Health Fusion: How your coffee order is influenced by heart health
In this episode of the NewsMD podcast, "Health Fusion," Viv Williams explains research about her favorite drink -- coffee. A study shows that people with certain heart conditions aggravated by caffeine tend to avoid drinking coffee because their genes guide them to stay away from it.
If you're a coffee drinker, you know how that first cup of the day makes everything better. A study from the University of South Australia reports that people with high blood pressure , angina and arrhythmia were more likely to drink less coffee, decaffeinated coffee or avoid coffee completely than those without symptoms. The researchers say our genes protect us and guide our choices if our bodies can't handle the caffeine.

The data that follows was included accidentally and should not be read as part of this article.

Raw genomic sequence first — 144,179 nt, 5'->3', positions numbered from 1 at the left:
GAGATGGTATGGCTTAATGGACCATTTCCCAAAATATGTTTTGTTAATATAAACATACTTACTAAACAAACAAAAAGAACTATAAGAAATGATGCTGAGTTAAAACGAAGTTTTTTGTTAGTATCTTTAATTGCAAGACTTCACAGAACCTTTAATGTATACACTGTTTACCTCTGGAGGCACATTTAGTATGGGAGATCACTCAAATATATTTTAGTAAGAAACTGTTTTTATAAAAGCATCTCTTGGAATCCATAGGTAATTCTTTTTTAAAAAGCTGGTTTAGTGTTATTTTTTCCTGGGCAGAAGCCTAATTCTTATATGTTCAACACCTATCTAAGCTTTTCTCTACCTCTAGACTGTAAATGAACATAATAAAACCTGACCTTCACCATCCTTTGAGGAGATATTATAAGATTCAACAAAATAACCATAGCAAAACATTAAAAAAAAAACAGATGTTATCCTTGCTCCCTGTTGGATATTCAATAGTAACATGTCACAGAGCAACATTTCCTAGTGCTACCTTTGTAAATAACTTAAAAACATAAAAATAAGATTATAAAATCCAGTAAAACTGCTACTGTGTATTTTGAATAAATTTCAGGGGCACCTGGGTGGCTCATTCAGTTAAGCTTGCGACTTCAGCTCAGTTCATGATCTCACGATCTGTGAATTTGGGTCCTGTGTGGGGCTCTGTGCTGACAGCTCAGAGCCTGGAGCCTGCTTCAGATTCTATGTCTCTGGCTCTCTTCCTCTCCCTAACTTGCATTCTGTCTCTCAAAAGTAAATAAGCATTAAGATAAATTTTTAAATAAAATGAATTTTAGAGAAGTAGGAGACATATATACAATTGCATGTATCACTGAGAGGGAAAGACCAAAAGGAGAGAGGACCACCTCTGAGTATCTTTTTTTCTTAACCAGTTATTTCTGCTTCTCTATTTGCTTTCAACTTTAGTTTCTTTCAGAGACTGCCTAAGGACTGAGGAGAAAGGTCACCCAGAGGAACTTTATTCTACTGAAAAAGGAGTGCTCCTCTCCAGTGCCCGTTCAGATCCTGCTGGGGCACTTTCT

The researchers say that your genes help you self-regulate caffeine intake so you don't over do it and make symptoms worse. To figure this out, they looked at the coffee habits, blood pressure and heart rates of 390,435 people and determined that caffeine consumption may be a clue to heart health. They say you need to listen to your body. And if you feel like you don't want that first or second cup of coffee, don't have it. Because, according to this study, your genes are apparently looking out for you.
In case you're wondering, I take my coffee strong with plenty of skim milk and piping hot.
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